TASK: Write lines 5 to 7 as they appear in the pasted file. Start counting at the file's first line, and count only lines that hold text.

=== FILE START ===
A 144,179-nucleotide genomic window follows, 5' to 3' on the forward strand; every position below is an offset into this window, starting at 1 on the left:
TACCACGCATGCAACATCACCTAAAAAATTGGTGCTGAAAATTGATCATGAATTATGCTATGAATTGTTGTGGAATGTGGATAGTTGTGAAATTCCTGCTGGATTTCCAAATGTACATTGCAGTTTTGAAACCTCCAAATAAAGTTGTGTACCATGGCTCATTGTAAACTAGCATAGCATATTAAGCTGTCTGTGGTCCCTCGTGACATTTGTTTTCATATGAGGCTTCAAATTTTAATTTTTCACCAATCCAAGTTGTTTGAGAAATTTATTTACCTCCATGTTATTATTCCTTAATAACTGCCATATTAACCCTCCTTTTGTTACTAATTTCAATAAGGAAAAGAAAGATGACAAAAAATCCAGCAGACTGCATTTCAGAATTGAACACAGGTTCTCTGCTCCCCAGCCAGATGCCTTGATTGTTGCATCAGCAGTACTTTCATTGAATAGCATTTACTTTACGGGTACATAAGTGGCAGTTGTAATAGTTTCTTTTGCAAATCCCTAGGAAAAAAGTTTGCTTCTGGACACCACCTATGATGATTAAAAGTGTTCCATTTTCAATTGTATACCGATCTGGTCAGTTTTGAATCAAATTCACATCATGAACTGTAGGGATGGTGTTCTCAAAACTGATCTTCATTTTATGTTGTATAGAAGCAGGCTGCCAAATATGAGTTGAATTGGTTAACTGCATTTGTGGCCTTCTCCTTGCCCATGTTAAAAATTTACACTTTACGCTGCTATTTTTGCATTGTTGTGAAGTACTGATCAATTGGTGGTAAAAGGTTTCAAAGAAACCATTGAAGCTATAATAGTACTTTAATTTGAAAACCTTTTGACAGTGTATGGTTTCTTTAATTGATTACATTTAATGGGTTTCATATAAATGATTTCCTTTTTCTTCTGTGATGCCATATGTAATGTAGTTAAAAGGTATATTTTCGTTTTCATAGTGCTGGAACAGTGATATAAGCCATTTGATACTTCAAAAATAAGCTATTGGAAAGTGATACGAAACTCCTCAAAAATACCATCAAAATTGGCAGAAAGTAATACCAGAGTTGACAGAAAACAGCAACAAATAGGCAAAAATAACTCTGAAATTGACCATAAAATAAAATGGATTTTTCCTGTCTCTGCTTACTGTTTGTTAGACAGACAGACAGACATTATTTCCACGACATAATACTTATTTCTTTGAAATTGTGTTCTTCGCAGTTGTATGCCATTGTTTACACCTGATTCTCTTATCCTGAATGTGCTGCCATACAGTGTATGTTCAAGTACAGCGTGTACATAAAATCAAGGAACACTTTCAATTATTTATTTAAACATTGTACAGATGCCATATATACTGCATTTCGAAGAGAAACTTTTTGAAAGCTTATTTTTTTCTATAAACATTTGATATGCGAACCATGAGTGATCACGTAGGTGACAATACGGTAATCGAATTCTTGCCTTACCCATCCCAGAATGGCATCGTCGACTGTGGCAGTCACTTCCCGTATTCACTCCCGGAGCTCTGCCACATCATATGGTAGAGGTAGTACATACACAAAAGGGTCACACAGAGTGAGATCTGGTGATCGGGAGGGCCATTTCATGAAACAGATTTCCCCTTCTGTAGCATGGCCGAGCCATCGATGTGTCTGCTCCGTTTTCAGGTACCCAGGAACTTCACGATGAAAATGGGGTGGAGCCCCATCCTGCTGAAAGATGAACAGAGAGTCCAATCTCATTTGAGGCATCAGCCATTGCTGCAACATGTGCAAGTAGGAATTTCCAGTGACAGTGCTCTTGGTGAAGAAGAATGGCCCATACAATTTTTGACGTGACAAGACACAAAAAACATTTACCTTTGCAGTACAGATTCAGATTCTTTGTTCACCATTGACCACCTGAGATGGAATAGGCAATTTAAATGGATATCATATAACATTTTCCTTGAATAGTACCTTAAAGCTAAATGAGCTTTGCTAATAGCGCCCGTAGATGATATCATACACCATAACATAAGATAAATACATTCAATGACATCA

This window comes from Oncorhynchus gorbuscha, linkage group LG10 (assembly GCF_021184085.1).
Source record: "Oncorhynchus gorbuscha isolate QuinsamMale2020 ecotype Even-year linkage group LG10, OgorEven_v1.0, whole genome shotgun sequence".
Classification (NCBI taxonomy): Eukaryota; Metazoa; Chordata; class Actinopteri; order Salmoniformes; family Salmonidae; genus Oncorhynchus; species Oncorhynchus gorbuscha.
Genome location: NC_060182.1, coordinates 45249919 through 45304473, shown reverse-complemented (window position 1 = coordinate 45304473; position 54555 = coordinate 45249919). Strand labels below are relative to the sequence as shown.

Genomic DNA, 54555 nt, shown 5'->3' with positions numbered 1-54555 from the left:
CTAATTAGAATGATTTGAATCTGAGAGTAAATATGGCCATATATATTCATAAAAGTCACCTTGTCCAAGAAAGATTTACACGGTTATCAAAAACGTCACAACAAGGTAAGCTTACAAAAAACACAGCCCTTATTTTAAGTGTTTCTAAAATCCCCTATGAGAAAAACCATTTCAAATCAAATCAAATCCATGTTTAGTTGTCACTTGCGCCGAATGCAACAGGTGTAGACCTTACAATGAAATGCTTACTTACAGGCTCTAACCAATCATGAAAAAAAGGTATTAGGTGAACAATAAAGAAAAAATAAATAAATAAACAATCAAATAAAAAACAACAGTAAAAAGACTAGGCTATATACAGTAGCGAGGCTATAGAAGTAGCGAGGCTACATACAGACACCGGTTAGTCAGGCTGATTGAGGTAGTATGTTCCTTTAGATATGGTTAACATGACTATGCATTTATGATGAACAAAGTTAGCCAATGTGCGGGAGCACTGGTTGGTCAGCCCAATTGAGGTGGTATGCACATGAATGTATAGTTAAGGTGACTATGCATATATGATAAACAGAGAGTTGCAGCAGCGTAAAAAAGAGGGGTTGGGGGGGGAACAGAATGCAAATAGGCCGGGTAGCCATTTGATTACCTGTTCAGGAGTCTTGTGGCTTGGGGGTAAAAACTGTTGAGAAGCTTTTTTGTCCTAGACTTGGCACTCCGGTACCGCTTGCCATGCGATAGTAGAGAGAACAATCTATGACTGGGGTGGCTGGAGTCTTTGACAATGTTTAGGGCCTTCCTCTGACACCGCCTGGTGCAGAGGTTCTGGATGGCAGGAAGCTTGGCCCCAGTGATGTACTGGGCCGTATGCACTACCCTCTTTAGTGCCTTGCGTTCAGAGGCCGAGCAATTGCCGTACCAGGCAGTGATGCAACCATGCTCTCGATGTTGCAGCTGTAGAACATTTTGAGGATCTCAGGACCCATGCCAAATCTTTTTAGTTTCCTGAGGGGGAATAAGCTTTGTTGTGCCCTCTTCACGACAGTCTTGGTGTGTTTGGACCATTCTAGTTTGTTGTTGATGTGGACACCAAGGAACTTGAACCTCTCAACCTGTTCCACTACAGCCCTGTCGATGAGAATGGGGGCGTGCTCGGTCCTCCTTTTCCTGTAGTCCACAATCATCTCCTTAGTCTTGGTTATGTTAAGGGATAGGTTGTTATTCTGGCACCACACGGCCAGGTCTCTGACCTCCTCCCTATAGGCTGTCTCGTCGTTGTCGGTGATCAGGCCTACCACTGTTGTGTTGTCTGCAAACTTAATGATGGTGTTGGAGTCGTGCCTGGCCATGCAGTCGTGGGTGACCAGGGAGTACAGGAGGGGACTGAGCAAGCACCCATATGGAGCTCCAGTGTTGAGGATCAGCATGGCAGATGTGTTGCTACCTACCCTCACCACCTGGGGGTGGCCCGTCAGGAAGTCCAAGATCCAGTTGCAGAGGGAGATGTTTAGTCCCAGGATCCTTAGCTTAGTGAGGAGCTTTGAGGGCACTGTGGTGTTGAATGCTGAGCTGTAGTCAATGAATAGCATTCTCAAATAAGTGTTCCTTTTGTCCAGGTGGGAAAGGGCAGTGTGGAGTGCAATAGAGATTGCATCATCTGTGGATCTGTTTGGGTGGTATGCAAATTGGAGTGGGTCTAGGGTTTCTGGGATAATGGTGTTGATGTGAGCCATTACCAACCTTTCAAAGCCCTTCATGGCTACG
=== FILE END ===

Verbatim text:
Classification (NCBI taxonomy): Eukaryota; Metazoa; Chordata; class Actinopteri; order Salmoniformes; family Salmonidae; genus Oncorhynchus; species Oncorhynchus gorbuscha.
Genome location: NC_060182.1, coordinates 45249919 through 45304473, shown reverse-complemented (window position 1 = coordinate 45304473; position 54555 = coordinate 45249919). Strand labels below are relative to the sequence as shown.

Genomic DNA, 54555 nt, shown 5'->3' with positions numbered 1-54555 from the left: